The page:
The Shaw Prize in Astronomy for 2007 will be awarded to Professor Peter
Goldreich1 in recognition of his achievements in theoretical astrophysics and planetary sciences. His most important contributions include the studies on the effects of orbital resonances in the Solar System and planetary
rings.2 Resonance in the Solar System tends to have a close connection with chaos. Perhaps it is the phenomenon of chaos which dominates the formation of planets in the Solar System, causes the ¡§Mass Extinction¡¨ of creatures on Earth in the past; shapes the Kirkwood Gaps and Cassini division to what they are like today; and may even catapult the present clockwork planetary orbits round the Sun to ultimately chaotic ones!
In 1889, the French mathematician J. Henri Poincarˆm (1854 - 1912) won an international essay competition on mathematics which was held to celebrate the birthday of Oscar II, the King of Sweden. Poincarˆm¡¦s work began the study on chaotic phenomena, which challenged some of the firmly held beliefs since the advent of Newtonian
mechanics.3 Such beliefs included, for example, the notion of deterministic cause and effect and the absolute predictability of science. Poincarˆm came up with the idea that minute variations in the initial condition of a system might produce huge variations in the long run. This characteristic of chaos is often illustrated by the ¡§Butterfly effect¡¨ - the flapping wings of a foraging butterfly in South America may eventually cause a raging storm to appear in North America in a few days.
The asteroid belt lies between the orbits of Mars and Jupiter. As early as 1857, Daniel Kirkwood (1814 - 1895) noted that the seemingly empty gaps within the asteroid belt are caused by resonance between the minor planets and Jupiter. In other words, there is a simple integral ratio (e.g. 1:3) between the orbital periods of an individual asteroid and that of the giant planet. (Diagram 1) A numerical model put forward in the late 1970s by Jack Wisdom, a student of Peter Goldreich, largely explained the formation of Kirkwood¡¦s Gaps owing to the 1:3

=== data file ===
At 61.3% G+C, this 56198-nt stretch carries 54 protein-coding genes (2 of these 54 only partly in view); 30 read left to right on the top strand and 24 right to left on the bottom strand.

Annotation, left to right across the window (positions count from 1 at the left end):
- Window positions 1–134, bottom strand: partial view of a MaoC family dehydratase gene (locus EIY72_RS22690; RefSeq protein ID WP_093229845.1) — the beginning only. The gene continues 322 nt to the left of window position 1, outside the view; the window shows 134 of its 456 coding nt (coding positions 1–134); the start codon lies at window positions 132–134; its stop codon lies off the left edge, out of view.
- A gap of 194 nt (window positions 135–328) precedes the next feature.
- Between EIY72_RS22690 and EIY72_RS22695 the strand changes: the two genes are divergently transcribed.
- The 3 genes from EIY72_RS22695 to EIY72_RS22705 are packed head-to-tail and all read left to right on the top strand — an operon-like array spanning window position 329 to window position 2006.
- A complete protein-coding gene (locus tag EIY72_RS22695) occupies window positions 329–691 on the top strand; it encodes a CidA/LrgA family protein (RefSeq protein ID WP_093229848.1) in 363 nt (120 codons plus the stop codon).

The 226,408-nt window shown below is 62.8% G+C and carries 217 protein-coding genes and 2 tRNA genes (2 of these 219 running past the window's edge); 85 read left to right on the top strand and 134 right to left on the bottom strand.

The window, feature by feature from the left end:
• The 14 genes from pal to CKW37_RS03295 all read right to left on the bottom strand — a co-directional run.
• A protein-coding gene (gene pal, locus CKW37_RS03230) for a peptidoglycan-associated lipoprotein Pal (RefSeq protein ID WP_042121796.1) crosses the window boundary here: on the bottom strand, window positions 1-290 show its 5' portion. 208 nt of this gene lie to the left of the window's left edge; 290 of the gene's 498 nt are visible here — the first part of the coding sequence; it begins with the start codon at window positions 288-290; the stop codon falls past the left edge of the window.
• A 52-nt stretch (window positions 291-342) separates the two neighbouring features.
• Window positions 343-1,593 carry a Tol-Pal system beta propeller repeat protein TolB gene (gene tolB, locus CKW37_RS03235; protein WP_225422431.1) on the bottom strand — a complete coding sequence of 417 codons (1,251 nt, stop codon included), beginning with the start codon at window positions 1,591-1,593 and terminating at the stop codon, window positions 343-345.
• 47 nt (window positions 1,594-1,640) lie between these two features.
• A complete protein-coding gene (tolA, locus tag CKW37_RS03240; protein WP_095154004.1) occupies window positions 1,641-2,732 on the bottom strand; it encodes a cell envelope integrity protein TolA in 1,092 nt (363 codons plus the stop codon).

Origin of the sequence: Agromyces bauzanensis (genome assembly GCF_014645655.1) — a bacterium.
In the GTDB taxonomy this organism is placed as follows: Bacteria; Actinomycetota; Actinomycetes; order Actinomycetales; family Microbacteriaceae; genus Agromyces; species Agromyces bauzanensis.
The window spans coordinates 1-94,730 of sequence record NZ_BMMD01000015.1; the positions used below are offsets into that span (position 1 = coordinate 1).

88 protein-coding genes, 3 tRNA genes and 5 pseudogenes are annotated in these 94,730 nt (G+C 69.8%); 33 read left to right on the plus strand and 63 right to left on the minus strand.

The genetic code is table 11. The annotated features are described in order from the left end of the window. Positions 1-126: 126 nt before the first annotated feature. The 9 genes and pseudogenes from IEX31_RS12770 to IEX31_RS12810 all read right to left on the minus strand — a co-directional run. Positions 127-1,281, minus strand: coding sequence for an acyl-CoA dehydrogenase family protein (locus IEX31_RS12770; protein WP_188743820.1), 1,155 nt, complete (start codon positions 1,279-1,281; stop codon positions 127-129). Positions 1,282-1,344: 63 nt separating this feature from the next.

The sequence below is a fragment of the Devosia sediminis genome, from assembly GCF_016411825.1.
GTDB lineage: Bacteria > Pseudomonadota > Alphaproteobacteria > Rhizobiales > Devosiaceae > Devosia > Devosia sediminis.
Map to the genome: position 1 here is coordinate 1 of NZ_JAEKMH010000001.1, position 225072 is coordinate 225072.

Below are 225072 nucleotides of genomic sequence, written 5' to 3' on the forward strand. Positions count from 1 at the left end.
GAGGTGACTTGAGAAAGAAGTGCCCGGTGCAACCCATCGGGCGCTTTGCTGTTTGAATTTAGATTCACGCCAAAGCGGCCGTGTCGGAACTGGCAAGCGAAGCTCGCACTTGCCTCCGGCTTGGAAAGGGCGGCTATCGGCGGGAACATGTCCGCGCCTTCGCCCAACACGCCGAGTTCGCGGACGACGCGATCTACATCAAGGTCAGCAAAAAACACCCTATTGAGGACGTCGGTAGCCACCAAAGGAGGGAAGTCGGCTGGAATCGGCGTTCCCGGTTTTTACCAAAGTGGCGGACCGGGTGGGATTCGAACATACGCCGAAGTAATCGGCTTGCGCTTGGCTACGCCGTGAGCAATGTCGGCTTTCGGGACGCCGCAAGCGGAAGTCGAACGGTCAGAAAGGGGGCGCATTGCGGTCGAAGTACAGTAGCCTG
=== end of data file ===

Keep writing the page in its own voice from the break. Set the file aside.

resonance.4 Within the regions influenced by the resonance with Jupiter, the orbit of an asteroid can remain nearly circular for a million years, but then undergo drastic changes within a relatively short period of time. The orbit can become so elliptical that the asteroid may cross the orbits of Mars and Earth, and may even crash into other planets. Empty reaches in the asteroid belt appear in this way. Other cases of resonance in the Solar System can be exemplified by the Cassini division of Saturn, which is of 1:2 and 1:4 resonance with its satellites Mimas and Tethys respectively. Nevertheless, while resonance in the Solar System is apparently a complicated and volatile phenomenon, some asteroids in these regions can ¡§remain stable¡¨ all
along.5 Besides being caused by different orbital periods of two celestial bodies, resonance may also appear between the periods of rotation and revolution of a planet. For example, the ratio of the rotation period to the revolution period of Mercury happens to be 2:3.
Diagram 1: Distribution of minor planets in the asteroid belt. Kirkwood Gaps are obviously located at regions of 3:1, 5:2, 7:3 and 2:1 resonance.
A collision between the Earth and a straying asteroid far-flung from its resonance orbit will spell true calamity to all creatures on Earth! About 65 million years ago, an asteroid estimated to be around 10 km in diameter struck the Earth, resulting in an explosion equivalent to 100,000 gigatons of TNT. The planet was engulfed in a raging and sweeping conflagration, scorching many large animals to death. Most of those left over were brought down by starvation. Blanketed by thick smoke, the Earth experienced frigidity for the next few years, followed by torridity lasting several centuries. Such conditions precipitated the demise of dinosaurs, and 50 - 80% of the living organisms on Earth became extinct forever. Nevertheless, this cataclysmic impact paved the way for the subsequent rise of mammals.